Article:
Alas, many who set out on the quest to uncover the trail to their tree will stumble on the tubers of ruin and fall through the vortex of despair.

The plantation owner aims to erase them from the annals of history. He robs their descendants of a heritage; a chain binds them to a phantasm as they yearn to trace their lineage back.

All the while, the rain in Africa falls on the plains of America. It waters the soil for a new seed to sprout. All of us intertwine on the vine — thus, we can grow as one fruit to harvest, or slice it with a sickle and rot on the ground.

As the years fade, a chasm glares in the midst of poor urban communities where a surge of minorities dwell. The spur to ice them out is the prejudicial practice of red-lining.

Predatory lending is the impetus for reverse red-lining. In the main, a lender is the hunter who preys on a protected class as a ruse to crush them.

The abode where penniless whites abide is in the worst trailer parks, on the opposite side of the track in rural USA.

While both lodge with penury, affirmative action is the hoist to heave a leg up for the former, but it doesn’t lift a finger for the latter.

There are some who deem the sake of a quota as part and parcel the soft bigotry of low expectation. It is for all intents and purposes a way to cut the deck by pip and suit, which isn’t a big to-do for those who qualify on the merits.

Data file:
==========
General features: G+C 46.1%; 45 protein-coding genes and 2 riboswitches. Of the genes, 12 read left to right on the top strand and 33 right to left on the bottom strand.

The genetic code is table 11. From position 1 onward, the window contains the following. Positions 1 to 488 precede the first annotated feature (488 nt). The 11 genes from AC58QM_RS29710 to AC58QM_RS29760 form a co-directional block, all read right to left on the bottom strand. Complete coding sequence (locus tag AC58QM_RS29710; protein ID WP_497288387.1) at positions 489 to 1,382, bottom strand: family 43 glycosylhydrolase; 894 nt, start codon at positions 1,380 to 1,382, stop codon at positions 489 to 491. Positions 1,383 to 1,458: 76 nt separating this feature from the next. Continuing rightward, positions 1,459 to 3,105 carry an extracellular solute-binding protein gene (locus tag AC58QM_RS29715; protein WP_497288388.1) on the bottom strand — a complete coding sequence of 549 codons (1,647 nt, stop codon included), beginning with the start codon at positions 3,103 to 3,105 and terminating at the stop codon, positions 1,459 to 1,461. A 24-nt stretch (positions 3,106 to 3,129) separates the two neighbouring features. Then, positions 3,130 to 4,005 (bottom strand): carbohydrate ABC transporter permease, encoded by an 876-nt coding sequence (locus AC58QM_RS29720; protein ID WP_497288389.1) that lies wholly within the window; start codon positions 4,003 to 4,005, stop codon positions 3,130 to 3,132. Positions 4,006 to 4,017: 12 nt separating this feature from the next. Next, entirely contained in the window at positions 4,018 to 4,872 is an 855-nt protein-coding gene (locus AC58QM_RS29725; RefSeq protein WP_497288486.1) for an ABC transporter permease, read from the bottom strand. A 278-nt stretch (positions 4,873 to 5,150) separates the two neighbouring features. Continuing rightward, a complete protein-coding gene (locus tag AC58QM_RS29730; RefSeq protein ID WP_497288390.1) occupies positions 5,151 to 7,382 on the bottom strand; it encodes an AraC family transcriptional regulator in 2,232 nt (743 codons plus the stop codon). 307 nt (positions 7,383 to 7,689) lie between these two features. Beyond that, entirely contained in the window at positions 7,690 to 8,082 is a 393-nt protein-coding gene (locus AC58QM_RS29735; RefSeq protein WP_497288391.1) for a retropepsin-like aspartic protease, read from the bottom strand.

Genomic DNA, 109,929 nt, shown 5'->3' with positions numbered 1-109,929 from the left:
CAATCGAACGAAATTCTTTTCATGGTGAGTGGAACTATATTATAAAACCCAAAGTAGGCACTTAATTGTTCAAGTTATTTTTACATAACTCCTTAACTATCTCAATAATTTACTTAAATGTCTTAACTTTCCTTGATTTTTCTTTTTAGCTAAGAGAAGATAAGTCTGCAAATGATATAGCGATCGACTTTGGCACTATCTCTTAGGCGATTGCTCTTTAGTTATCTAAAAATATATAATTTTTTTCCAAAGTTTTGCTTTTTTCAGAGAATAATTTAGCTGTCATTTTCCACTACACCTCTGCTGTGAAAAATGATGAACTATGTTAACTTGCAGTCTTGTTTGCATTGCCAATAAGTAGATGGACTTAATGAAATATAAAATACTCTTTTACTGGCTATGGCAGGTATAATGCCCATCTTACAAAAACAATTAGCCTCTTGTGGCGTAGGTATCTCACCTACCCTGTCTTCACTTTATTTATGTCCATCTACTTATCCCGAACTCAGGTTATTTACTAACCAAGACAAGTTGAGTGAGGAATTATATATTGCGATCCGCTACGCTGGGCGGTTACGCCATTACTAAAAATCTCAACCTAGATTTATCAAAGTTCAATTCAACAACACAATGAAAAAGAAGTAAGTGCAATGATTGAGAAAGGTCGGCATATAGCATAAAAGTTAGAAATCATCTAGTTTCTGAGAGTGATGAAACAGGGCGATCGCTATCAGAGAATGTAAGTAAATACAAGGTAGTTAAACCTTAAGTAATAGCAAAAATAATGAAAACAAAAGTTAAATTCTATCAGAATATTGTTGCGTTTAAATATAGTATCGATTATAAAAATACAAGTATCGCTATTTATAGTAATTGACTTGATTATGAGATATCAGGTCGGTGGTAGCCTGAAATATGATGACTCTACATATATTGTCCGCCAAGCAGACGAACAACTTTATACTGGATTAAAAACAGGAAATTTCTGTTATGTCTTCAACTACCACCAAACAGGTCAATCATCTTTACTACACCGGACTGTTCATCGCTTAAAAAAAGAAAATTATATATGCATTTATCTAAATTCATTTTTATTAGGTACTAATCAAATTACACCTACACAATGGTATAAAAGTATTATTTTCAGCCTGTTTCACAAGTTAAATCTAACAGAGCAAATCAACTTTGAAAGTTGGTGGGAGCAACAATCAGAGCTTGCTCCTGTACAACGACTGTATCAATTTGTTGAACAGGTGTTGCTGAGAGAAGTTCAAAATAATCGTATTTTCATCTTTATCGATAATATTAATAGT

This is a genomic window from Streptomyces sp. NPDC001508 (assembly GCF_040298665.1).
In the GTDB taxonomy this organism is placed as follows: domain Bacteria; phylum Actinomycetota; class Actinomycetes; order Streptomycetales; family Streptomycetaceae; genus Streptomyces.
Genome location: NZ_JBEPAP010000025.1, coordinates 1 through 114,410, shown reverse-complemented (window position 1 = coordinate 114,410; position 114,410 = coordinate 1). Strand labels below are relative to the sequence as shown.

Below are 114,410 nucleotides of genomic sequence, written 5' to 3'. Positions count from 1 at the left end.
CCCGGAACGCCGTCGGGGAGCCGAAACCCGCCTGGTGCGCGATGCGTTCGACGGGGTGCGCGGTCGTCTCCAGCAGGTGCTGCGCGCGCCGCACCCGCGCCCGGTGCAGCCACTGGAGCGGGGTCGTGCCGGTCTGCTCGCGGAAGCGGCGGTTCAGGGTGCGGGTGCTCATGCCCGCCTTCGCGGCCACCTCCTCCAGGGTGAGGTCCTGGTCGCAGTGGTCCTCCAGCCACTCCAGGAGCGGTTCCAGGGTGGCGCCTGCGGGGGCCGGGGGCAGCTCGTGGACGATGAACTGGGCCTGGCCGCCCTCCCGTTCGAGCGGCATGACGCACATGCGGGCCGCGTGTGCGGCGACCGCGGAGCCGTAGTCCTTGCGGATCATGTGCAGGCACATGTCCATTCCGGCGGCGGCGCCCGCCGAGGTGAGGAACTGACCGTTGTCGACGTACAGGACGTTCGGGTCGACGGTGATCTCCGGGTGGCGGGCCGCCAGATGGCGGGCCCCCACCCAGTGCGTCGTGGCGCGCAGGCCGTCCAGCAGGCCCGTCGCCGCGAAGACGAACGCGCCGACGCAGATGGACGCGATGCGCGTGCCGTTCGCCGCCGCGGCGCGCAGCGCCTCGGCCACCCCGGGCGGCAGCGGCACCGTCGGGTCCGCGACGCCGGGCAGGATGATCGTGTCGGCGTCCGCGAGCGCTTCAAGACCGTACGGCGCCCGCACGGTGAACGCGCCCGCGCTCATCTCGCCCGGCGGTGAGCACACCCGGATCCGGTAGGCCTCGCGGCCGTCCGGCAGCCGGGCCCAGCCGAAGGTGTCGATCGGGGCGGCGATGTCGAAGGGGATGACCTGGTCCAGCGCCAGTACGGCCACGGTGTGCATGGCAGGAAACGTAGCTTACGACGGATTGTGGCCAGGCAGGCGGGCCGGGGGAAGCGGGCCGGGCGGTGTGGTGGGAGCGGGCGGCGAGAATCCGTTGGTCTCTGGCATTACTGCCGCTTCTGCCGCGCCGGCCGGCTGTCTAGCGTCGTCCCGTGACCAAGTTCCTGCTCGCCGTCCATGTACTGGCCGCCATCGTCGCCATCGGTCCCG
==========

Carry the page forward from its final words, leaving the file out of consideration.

But for them to oust one and force him to retire, though he’s her superior—well, that is the rub. The rook is to act as a vector to propel her to advance and knock him off the trajectory to earn rank in one fell swoop.

So, is the path to a level field to chop one down for the other to step up on?

The beauty of America stretches from her majestic mountain ranges and towering redwood forest to the winds in her sky which blow her amber waves of grain, from the shore of her sun-kissed sands and seas to the rivers that rage to cross her heartland.

Yet, in spite of all her glory, she bears a scar — a mar to match the hurt which roils in those lost in the abyss of time (Beavers, 2017).

To be sure, we have come a long way. But as straight as the road might be, the trek is going to be far, if we turn a blind eye.

The sting of racism sharpens the acuity and the anguish of those who feel the prick of the rabid lance.

Who can stoke the flame of our divide, yet rise a victor? A society which prods a brother to banish his sister is one that will fall.

When we come to terms with what people of color are trying to fight for, then we can create a better future. But to do so, it’s imperative for us to hear them cry, as they rouse us from our slumber to grasp their pain.

It is a sad day when our brothers and sisters feel that we don’t value their lives; the time has come to show them that they do matter to us.

 

RAINA FISHER is a child activist, writer and psychologist writing a memoir on parental alienation. She lives on County Home Road near Paris; her email address is rainafisher@hotmail.com.

Load comments